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danydandan

Anecdotes and Anecdotal Evidence.

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ExpandMyMind

I see it as this: a single case of anecdotal evidence is evidence of nothing much at all, but multiple cases of aligning anecdotal evidence substantial enough to warrant further research.

It also depends on the type of anecdotal evidence. There is a clear difference between something observable and definable, such as the actions of other people, and something that is open to interpretation, such as that one time you saw a ghost that could also have just been a shadow.

Edited by ExpandMyMind
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danydandan
31 minutes ago, ExpandMyMind said:

I see it as this: a single case of anecdotal evidence is evidence of nothing much at all, but multiple cases of aligning anecdotal evidence substantial enough to warrant further research.

It also depends on the type of anecdotal evidence. There is a clear difference between something observable and definable, such as the actions of other people, and something that is open to interpretation, such as that one time you saw a ghost that could also have just been a shadow.

Yeah, long story short. I agree.

It depends on circumstances. But should never be considered actual evidence only a precursor to further study.

Edited by danydandan
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joc
1 hour ago, danydandan said:

I would like this thread to discuss why proponents of anecdotes and anecdotal evidence, based on the terms I defined at the start, think we as a scientific community should just accept your anecdotes as evidence?

I think to a large degree, anecdotal thinking is a generational teaching tool.  We are taught to 'believe' certain things from birth...and we are taught also that the scientific community continually attempts to destroy those beliefs because they have an ulterior (evil) agenda.  The key factor is 'belief' from birth that Anecdotal Evidence thinking is Faith and that we must have Faith and that if you don't believe, then all you really need to do is 'experience' it yourself and  you too will believe.  Many times this 'experience' is a 'feeling' and as previously discussed in other threads....Dopamine and other chemicals in our brains create an emotionalized response to said Anecdotal Evidence.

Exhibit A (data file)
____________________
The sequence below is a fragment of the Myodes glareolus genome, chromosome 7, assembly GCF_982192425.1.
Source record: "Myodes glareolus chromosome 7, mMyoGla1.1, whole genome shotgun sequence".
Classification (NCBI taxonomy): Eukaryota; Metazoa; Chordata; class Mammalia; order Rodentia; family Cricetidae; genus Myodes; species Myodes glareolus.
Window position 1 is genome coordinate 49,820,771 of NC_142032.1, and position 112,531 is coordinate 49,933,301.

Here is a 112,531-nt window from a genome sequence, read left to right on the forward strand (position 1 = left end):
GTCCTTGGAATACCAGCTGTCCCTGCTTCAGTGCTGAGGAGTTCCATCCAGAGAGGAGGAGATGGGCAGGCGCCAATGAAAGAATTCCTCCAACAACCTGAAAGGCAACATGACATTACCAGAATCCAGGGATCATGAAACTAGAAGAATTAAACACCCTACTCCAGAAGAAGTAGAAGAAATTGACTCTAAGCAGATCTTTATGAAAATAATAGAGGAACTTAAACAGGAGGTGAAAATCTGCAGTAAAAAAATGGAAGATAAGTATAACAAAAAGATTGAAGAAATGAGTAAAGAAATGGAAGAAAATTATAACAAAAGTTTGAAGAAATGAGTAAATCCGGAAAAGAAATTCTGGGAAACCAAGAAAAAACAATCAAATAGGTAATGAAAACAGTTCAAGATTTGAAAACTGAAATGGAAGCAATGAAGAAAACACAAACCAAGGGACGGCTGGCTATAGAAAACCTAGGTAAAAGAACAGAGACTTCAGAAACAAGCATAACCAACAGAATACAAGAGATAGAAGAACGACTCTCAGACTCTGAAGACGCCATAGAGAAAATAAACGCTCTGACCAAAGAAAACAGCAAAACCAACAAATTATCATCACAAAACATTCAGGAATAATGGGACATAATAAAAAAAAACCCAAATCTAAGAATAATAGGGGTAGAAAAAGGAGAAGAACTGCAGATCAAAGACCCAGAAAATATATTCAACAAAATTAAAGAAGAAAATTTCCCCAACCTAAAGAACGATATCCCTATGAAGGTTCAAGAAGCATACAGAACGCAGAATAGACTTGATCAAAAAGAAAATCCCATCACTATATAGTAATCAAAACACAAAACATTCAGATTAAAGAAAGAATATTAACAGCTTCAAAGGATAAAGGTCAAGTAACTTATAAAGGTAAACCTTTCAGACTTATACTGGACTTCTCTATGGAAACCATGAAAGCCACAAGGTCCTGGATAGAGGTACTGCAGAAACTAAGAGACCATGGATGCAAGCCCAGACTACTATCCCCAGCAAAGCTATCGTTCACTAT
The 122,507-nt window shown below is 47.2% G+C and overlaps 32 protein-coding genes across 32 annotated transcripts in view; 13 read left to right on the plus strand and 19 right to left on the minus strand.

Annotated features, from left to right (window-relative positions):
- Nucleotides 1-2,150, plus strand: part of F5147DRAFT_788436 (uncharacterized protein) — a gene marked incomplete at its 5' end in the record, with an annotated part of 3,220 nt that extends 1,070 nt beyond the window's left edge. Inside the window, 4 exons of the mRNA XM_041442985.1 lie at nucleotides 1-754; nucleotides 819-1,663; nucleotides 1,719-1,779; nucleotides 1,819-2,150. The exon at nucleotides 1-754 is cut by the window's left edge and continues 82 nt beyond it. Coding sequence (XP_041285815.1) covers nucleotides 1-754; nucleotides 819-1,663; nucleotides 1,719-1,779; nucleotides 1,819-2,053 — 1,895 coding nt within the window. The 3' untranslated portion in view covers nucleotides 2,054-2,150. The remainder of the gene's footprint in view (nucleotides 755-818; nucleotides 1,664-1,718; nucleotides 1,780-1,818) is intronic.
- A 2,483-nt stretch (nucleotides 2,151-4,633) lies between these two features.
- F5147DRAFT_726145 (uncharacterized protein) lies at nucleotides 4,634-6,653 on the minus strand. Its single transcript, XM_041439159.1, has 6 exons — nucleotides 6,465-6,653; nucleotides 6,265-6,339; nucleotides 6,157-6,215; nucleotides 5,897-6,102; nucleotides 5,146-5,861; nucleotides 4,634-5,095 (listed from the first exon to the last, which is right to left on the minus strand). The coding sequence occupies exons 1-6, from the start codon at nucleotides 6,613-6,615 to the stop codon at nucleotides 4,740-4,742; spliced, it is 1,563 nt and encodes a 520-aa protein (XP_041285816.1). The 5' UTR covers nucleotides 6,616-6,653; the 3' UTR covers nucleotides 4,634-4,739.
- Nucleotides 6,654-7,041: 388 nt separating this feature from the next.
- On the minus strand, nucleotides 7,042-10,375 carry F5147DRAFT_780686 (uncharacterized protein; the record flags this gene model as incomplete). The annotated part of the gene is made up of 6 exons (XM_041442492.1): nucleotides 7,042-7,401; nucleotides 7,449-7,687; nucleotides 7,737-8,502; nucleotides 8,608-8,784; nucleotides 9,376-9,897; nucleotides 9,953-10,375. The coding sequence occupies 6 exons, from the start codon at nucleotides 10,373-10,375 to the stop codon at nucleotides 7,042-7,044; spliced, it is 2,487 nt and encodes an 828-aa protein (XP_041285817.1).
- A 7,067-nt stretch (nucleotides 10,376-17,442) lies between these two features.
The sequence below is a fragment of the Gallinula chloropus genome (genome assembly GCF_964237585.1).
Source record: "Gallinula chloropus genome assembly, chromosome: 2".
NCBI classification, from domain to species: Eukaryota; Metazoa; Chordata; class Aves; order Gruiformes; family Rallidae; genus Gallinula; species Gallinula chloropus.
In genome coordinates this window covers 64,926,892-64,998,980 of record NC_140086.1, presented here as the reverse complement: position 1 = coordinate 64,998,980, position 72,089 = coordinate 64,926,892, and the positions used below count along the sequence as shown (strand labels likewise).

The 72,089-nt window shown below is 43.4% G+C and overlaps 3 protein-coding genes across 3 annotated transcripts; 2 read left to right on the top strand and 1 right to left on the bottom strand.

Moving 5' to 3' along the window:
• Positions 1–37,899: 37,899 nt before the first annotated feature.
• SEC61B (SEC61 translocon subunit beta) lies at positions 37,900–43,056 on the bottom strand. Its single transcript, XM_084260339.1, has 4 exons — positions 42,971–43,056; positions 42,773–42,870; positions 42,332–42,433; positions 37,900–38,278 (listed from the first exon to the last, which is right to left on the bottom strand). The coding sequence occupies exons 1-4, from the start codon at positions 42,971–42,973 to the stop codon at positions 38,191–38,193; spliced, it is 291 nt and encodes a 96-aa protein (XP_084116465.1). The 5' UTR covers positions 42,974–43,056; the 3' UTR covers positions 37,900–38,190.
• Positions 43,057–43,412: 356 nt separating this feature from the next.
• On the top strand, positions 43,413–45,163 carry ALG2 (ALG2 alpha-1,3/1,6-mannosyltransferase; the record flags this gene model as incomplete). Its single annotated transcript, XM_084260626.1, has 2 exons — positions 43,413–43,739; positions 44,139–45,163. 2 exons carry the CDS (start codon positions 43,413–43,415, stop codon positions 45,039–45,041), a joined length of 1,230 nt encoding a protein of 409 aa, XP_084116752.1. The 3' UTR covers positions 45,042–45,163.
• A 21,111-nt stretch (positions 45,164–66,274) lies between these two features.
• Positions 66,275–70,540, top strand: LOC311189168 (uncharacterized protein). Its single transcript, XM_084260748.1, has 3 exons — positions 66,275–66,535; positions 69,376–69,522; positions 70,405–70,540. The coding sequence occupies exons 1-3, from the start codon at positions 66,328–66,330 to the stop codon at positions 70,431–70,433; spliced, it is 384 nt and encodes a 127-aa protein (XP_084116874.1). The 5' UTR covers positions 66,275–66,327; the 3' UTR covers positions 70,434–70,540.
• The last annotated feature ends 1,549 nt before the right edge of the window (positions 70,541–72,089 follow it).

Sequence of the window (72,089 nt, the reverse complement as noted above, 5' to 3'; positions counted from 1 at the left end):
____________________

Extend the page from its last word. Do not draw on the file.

It's all about the feeling...once you emotionalize that...everything else after is based on Confirmation Bias.

I guess you are probably wanting those who are indulged in anecdotal thinking to reply...but all of their replies are based on their being taught to believe in things from birth.  All you can expect is more Anecdote and more Confirmation Bias.  

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danydandan
28 minutes ago, joc said:

I think to a large degree, anecdotal thinking is a generational teaching tool.  We are taught to 'believe' certain things from birth...and we are taught also that the scientific community continually attempts to destroy those beliefs because they have an ulterior (evil) agenda.  The key factor is 'belief' from birth that Anecdotal Evidence thinking is Faith and that we must have Faith and that if you don't believe, then all you really need to do is 'experience' it yourself and  you too will believe.  Many times this 'experience' is a 'feeling' and as previously discussed in other threads....Dopamine and other chemicals in our brains create an emotionalized response to said Anecdotal Evidence.

It's all about the feeling...once you emotionalize that...everything else after is based on Confirmation Bias.

I guess you are probably wanting those who are indulged in anecdotal thinking to reply...but all of their replies are based on their being taught to believe in things from birth.  All you can expect is more Anecdote and more Confirmation Bias.  

I was hoping for the proponents of such evidence to reply. I suspect they won't but anyways.

So you think that education might stop such thinking? It's extremely difficult to tell people the way they were thinking is incorrect, most often they dig-in deeper to their narrative. Like my OP states why I believe that anecdotes should not be considered evidence.

I'm actually at a loss why other's think it's acceptable, within the limits of scientific evidence.